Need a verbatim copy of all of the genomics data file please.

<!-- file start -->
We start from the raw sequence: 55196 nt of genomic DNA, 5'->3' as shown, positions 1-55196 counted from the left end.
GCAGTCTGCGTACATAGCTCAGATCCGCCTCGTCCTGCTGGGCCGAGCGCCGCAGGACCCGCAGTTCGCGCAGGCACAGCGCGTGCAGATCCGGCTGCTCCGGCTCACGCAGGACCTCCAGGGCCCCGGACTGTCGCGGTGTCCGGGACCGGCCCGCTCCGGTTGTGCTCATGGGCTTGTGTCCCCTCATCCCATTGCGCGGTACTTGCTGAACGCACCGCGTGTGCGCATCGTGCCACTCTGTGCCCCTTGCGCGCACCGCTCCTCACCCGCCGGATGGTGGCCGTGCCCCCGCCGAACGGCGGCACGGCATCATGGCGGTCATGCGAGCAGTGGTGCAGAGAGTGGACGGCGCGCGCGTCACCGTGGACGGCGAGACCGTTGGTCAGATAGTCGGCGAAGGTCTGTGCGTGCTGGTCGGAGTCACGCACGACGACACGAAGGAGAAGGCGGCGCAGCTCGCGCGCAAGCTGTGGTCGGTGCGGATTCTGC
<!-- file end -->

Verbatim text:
We start from the raw sequence: 55196 nt of genomic DNA, 5'->3' as shown, positions 1-55196 counted from the left end.
GCAGTCTGCGTACATAGCTCAGATCCGCCTCGTCCTGCTGGGCCGAGCGCCGCAGGACCCGCAGTTCGCGCAGGCACAGCGCGTGCAGATCCGGCTGCTCCGGCTCACGCAGGACCTCCAGGGCCCCGGACTGTCGCGGTGTCCGGGACCGGCCCGCTCCGGTTGTGCTCATGGGCTTGTGTCCCCTCATCCCATTGCGCGGTACTTGCTGAACGCACCGCGTGTGCGCATCGTGCCACTCTGTGCCCCTTGCGCGCACCGCTCCTCACCCGCCGGATGGTGGCCGTGCCCCCGCCGAACGGCGGCACGGCATCATGGCGGTCATGCGAGCAGTGGTGCAGAGAGTGGACGGCGCGCGCGTCACCGTGGACGGCGAGACCGTTGGTCAGATAGTCGGCGAAGGTCTGTGCGTGCTGGTCGGAGTCACGCACGACGACACGAAGGAGAAGGCGGCGCAGCTCGCGCGCAAGCTGTGGTCGGTGCGGATTCTGC